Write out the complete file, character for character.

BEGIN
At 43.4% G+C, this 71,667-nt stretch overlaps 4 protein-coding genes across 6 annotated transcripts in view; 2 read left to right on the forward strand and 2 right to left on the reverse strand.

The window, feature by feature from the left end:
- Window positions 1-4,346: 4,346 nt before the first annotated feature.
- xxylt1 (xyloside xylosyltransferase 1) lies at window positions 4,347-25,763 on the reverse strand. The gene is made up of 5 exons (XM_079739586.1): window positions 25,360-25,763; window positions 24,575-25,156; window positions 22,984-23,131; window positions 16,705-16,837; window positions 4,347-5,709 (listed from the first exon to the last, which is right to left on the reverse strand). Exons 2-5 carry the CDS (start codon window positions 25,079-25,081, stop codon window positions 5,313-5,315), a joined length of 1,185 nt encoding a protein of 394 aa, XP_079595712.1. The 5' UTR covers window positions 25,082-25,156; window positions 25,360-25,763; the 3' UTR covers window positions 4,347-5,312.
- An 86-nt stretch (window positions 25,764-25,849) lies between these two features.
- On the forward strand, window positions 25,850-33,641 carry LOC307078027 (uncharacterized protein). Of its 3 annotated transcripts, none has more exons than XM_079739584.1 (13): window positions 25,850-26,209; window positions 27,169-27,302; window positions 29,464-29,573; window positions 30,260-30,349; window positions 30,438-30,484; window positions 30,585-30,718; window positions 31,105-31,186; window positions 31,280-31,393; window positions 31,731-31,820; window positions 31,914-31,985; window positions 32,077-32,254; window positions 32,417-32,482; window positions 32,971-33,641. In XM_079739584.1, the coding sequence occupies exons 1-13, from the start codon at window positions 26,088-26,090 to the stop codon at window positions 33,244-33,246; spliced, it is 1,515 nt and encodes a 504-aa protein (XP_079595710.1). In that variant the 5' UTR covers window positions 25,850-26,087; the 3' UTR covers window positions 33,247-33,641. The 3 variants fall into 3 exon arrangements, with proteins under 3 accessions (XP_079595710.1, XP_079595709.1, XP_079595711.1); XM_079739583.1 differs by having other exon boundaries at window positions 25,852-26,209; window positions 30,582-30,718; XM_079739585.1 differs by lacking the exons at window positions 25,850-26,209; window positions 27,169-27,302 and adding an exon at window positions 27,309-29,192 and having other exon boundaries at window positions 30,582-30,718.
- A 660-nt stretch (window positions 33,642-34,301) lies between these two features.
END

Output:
At 43.4% G+C, this 71,667-nt stretch overlaps 4 protein-coding genes across 6 annotated transcripts in view; 2 read left to right on the forward strand and 2 right to left on the reverse strand.

The window, feature by feature from the left end:
- Window positions 1-4,346: 4,346 nt before the first annotated feature.
- xxylt1 (xyloside xylosyltransferase 1) lies at window positions 4,347-25,763 on the reverse strand. The gene is made up of 5 exons (XM_079739586.1): window positions 25,360-25,763; window positions 24,575-25,156; window positions 22,984-23,131; window positions 16,705-16,837; window positions 4,347-5,709 (listed from the first exon to the last, which is right to left on the reverse strand). Exons 2-5 carry the CDS (start codon window positions 25,079-25,081, stop codon window positions 5,313-5,315), a joined length of 1,185 nt encoding a protein of 394 aa, XP_079595712.1. The 5' UTR covers window positions 25,082-25,156; window positions 25,360-25,763; the 3' UTR covers window positions 4,347-5,312.
- An 86-nt stretch (window positions 25,764-25,849) lies between these two features.
- On the forward strand, window positions 25,850-33,641 carry LOC307078027 (uncharacterized protein). Of its 3 annotated transcripts, none has more exons than XM_079739584.1 (13): window positions 25,850-26,209; window positions 27,169-27,302; window positions 29,464-29,573; window positions 30,260-30,349; window positions 30,438-30,484; window positions 30,585-30,718; window positions 31,105-31,186; window positions 31,280-31,393; window positions 31,731-31,820; window positions 31,914-31,985; window positions 32,077-32,254; window positions 32,417-32,482; window positions 32,971-33,641. In XM_079739584.1, the coding sequence occupies exons 1-13, from the start codon at window positions 26,088-26,090 to the stop codon at window positions 33,244-33,246; spliced, it is 1,515 nt and encodes a 504-aa protein (XP_079595710.1). In that variant the 5' UTR covers window positions 25,850-26,087; the 3' UTR covers window positions 33,247-33,641. The 3 variants fall into 3 exon arrangements, with proteins under 3 accessions (XP_079595710.1, XP_079595709.1, XP_079595711.1); XM_079739583.1 differs by having other exon boundaries at window positions 25,852-26,209; window positions 30,582-30,718; XM_079739585.1 differs by lacking the exons at window positions 25,850-26,209; window positions 27,169-27,302 and adding an exon at window positions 27,309-29,192 and having other exon boundaries at window positions 30,582-30,718.
- A 660-nt stretch (window positions 33,642-34,301) lies between these two features.